toggle menu
menu
vocabulary
1000+ books

induction

used in a sentence
3 meanings
(click/touch triangles for details)
1  —as in:
logical induction
Definition reasoning from detailed facts to general principles
  • Although reasoning by induction is useful in practice, many argue that it is not as reliable as reasoning by deduction.
induction = reasoning from detailed facts to general principles
Other Uses (with this meaning)
  • You will say that I was puzzled; but, if you think so, you must have misunderstood the nature of the inductions.
    Edgar Allan Poe  --  The Murders in the Rue Morgue
  • If it was a question of a scare, my discovery on this occasion had scared me more than any other, and it was in the condition of nerves produced by it that I made my actual inductions.
    Henry James  --  The Turn of the Screw
  • A word of five letters, Langdon thought, pondering the staggering number of ancient words that might be considered words of wisdom—selections from mystic chants, astrological prophecies, secret society inductions, Wicca incantations, Egyptian magic spells, pagan mantras—the list was endless.
    Dan Brown  --  The Da Vinci Code
  • I have been fortunate enough to receive many honors and recognition during my life, but I hold four inductions to be the most important: the Latin American Hall of Fame in Laredo, Texas; the Tec de Monterrey Hall of Fame; the Mexican Baseball League Hall of Fame, and finally the Williamsport: Hall of Excellence, where I am the first Mexican to be so honored.
    W. William Winokur  --  The Perfect Game
  • Plots have I laid, inductions dangerous, By drunken prophecies, libels, and dreams, To set my brother Clarence and the king In deadly hate the one against the other: And if King Edward be as true and just As I am subtle, false, and treacherous, This day should Clarence closely be mew'd up,— About a prophecy which says that G Of Edward's heirs the murderer shall be.
    William Shakespeare  --  The Life and Death of King Richard III

Dictionary / pronunciation — Google®Dictionary list — Onelook.com®Wikipedia Article
2  —as in:
induction into the club
Definition admit ceremoniously into an organization or into an office or position
  • We were inducted into the honor society
inducted = admit ceremoniously into an organization or into an office or position
Other Uses (with this meaning)
  • there was a ceremony to induct the president of the Academy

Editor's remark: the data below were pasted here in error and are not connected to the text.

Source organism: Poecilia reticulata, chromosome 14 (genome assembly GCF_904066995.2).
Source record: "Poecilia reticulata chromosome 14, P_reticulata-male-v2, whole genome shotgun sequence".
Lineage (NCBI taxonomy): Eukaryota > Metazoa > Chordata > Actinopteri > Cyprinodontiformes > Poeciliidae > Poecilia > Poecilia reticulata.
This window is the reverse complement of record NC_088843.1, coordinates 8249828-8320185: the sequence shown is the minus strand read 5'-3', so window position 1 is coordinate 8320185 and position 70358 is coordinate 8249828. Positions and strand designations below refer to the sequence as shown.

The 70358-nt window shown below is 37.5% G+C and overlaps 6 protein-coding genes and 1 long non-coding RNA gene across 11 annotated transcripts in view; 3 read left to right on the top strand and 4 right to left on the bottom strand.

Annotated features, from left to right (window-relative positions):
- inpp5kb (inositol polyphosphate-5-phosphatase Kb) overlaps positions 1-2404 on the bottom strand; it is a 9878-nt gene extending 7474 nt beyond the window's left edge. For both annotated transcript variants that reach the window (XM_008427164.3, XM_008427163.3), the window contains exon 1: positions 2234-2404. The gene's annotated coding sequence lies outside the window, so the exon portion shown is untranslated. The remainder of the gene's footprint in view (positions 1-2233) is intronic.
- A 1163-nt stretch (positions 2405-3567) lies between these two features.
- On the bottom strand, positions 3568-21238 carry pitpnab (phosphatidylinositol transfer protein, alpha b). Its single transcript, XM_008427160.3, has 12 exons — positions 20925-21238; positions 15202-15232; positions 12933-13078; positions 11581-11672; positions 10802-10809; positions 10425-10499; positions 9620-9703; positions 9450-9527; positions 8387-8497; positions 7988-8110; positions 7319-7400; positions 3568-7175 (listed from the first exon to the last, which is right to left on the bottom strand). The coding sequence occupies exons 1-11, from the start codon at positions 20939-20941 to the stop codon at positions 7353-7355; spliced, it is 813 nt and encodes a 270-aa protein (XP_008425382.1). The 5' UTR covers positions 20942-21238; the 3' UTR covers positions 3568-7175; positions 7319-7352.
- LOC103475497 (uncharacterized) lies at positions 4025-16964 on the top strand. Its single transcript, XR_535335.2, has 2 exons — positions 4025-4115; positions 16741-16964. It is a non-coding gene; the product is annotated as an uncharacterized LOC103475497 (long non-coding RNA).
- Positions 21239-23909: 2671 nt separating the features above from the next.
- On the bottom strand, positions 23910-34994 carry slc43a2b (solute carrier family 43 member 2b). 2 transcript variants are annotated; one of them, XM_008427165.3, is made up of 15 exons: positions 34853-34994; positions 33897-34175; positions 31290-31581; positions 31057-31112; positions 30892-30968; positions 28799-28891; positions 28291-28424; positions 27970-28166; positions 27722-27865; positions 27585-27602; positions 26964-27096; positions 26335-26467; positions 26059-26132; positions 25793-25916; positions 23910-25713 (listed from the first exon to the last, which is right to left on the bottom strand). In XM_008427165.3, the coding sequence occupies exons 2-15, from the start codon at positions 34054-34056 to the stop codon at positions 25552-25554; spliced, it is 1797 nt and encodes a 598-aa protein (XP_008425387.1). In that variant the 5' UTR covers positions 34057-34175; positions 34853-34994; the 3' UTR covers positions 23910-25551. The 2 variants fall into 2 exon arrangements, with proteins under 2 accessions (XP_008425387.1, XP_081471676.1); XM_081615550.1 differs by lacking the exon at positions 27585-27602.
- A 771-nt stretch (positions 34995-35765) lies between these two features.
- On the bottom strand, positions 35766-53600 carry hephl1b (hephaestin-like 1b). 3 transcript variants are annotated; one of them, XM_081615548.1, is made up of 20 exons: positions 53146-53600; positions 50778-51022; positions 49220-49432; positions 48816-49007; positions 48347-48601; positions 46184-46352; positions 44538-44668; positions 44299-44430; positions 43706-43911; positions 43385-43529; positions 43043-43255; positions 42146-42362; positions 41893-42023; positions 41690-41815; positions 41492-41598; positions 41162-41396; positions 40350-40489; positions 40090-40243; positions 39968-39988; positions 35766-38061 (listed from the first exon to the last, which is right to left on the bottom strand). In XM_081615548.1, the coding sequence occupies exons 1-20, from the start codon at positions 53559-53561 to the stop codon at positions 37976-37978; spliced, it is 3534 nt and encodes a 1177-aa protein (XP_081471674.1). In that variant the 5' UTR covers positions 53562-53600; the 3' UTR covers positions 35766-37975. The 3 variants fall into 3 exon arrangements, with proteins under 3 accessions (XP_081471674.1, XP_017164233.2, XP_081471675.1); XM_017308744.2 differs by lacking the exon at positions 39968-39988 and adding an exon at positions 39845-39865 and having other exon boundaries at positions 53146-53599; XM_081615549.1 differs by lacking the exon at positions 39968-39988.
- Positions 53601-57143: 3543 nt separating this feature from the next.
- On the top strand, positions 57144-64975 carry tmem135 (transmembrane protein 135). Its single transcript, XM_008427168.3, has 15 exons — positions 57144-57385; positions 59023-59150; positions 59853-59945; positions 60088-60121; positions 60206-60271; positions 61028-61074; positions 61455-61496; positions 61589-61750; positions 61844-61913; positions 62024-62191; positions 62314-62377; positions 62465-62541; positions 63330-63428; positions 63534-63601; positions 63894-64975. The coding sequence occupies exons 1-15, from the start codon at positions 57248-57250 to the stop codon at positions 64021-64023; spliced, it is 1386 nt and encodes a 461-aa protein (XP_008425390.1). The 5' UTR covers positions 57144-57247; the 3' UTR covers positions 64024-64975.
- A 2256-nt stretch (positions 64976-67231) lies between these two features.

• She smiled at me in a way that made me feel I was about to get Part Two of the beekeeper's induction, Part One being the sting.
    Sue Monk Kidd  --  The Secret Life of Bees
  • induction = admission (into an organization)
  • He'd been drafted. The induction date fell before the Flynn film would wrap, and Louie stood to earn a bonus if he stayed through the shoot.
    Laura Hillenbrand  --  Unbroken
  • induction = admission (into an organization)
  • he was ordered to report for induction into the army
  • Based on these results he's inducted into the navy to help replace those lost at Pearl Harbor.
    Christina Baker Kline  --  Orphan Train
  • Her husband was being inducted, which was all the more reason for me to stick around, and if I was going to the hospital that meant I didn't want her.
    Saul Bellow  --  The Adventures of Augie March
  • One will rise to Grand Master and they will induct a new sénéchal and share the secret of the keystone.
    Dan Brown  --  The Da Vinci Code
  • Papa talked him out of volunteering; Woody waited for the army to induct him.
    Jeanne Wakatsuki Houston & James D. Houston  --  Farewell to Manzanar
  • He was being inducted into a superior group, which deserved special privileges.
    Tracy Kidder  --  Strength in What Remains

Dictionary / pronunciation — Google®Dictionary list — Onelook.com®
3  —as in:
electromagnetic induction
Definition the transfer of electricity or heat from one object to another without the objects touching
  • Electromagnetic induction makes electric motors possible.
  • The wireless charger works through induction.
induction = the transfer of electricity or heat from one object to another without the objects touching

Dictionary / pronunciation — Google®Dictionary list — Onelook.com®Wikipedia Article
Search for other examples by interest
InterestSource
General — Google News®
General — Time® Magazine
General — Wikipedia®
Architecture — Google® books - Architecture
Business — Bloomberg®
Business — The Economist®
Classic Literature — Google® books - Classical Literature
Engineering — Google® books - Engineering
Engineering — Popular Mechanics®
Engineering — Discover Magazine®
Fine Arts & Music — Google® books - Art
History — Google® books - History
Human Behavior — Google® books - Psychology
Human Behavior — Psychology Today®
Law — FindLaw®
Law — Google® books - Law
Logic & Reasoning — Google® books - Reasoning
Medicine — Web MD®
Medicine — Google® books - Medicine
Nature & Ecology — National Geographic®
Nature & Ecology — Google® books - Nature
Personal Finance — Kiplinger® (Personal Finance)
Philosophy — Google® books - Philosophy
Public Policy & Politics — Newsweek®
Public Policy & Politics — Real Clear Politics®
Public Policy & Politics — Google® books - Politics
Religion & Spirtuality — Google® books - Religion
Religion - Christianity — Bible Gateway®
Religion - Christianity — Google® books - Christianity
Science — Popular Science®
Science — Scientific American®
Science — Google® books - Science
Sports — Sports Illustrated®